Even the small stretch each evening is now really making a difference to the mood, says RTÉ News reporter Sharon Lynch.
Little did I think that Top of the Pops would bring me the same joy in the past year as it did back in the 1990s.
It's bizarre that I would look forward to it as much now as I did every week back when I was waiting for Kylie and Jason to finally make their appearance at Number One but here we are!
Laughing at the bad tunes, the unfortunate haircuts and questionable fashion choices of the early 90s hit parade while rediscovering those classic hits I had forgotten has become a major highlight.
That's on a Friday evening when there's nowhere else to go outside of the sofa. I'll also never forget binge-watching Tiger King while trying to soak off acrylic nails by myself last March!
Like many others, I've found this latest lockdown the hardest. The countdown to Christmas and the excitement of finally being able to catch up with family preoccupied the mind during the second lockdown.
The novelty of making banana bread, online exercise classes or the obligatory Zoom quizzes which we were all enthusiastic about during the first Level 5 lockdown has definitely diminished at this stage. I'm lucky that I can still occasionally leave home to go to work which gives me that all-important change of scenery. Even the small stretch each evening is now really making a difference to the mood.
I was never much of a walker, even before the pandemic but I have enjoyed strolling in the wonderful National Botanic Gardens along with the odd run in Saint Anne's Park, Raheny over the past year.
For me however, nothing beats Dunmore Wood in my hometown of Durrow, County Laois. It was really a bonus to be able to take in the country air in those picturesque surroundings while visiting my parents at Christmas.
Having retired only a couple of months before Covid-19 arrived, it’s unfortunate that they – like all of us – are having to stay at home all the time, when this is the time they should be enjoying, the new post-work chapter of their lives. The simple pleasures of life, like going for coffee and cake with my mum and my aunt when I'm down home are much missed.
My day-to-day routine at work has changed of course due to the virus restrictions. I'm looking forward to the day when there isn't an over-dependence on getting interviews via Zoom. Any reporter will tell you that they prefer to be out in the field, that's why they avoided an office job in the first place.
In the current troubling times there is definitely public appetite for good news stories and I feel fortunate to have had the opportunity to report on one of the happier yet bittersweet stories over the past year.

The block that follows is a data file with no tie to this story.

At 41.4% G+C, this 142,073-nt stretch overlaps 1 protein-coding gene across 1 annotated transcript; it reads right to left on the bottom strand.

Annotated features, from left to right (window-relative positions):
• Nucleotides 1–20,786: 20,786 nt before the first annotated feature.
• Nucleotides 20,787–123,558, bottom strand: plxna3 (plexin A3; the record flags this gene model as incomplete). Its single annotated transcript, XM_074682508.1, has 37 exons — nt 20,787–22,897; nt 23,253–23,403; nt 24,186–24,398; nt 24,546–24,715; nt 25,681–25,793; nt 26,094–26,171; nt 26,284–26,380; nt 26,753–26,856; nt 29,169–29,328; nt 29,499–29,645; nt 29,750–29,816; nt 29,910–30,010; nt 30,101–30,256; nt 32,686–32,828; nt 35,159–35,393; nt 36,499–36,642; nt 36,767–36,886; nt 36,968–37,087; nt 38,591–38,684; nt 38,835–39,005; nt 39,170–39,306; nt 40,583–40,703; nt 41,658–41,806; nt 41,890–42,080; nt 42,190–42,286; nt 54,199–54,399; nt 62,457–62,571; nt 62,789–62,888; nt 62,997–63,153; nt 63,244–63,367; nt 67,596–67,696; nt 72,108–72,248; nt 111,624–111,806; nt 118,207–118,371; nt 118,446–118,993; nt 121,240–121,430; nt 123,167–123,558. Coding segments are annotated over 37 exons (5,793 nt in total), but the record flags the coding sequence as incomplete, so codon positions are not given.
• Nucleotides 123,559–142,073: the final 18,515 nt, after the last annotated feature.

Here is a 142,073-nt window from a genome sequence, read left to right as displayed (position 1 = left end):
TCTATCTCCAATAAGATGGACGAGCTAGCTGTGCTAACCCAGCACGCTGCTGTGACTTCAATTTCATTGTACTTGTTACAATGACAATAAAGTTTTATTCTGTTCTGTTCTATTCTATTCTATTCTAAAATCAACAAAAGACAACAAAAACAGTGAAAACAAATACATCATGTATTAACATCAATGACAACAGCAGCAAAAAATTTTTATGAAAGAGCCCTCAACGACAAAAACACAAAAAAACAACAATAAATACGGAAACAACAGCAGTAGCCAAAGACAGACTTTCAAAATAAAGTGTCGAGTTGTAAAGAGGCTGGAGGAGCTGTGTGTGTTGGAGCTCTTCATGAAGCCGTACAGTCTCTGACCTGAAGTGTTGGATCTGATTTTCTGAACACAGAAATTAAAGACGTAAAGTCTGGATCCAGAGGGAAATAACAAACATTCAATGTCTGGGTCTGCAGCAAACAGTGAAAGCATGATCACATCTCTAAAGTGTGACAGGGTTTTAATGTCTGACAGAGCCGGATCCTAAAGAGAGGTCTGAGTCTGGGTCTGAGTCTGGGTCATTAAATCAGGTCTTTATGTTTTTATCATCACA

That was the story of Margaret Lynch who I interviewed at her doorstep while she was having a socially- distanced celebration of her 100th birthday at the height of the initial wave of the pandemic in April 2020. Her story was expanded into a short film by RTÉ the following month in which she was filmed writing a letter to her newborn great-grandson whom she had yet to hold.
When Margaret sadly passed away last November, I revisited the story and was happily able to report that she did get to hold baby Daniel before she died.
Margaret’s uplifting story and poignant letter to Daniel reminded all of us of the small but genuinely meaningful moments that we all took for granted prior to the pandemic. It certainly struck a chord with people all over Ireland, and I never received so many messages about a news report I have done.
When looking back on this pandemic it will be easy to pick out specifics. One highlight for me was when my husband and I went out for dinner in Dublin city centre just before Level Three. It was a short night out, but sweet.
I really do miss planning a night out especially what I am going to wear, as I'm fond of my fashion. We did manage to get away to Ballymoney in County Wexford for two nights last August - a far cry from the trip we had planned at the start of 2020 to New York. I'll also remember those times I worked from home while recording a voiceover into a sieve with a pair of tights wrapped around it for better quality.
Hopefully, we are in the last lockdown leg of this pandemic. Of course, we still do not know when we will go for that sit-down chat and coffee with family and friends again but...
As winter now starts to slowly turn to spring’s bloom, I’m looking forward to sitting in my dad’s beautiful garden again this summer - fingers crossed.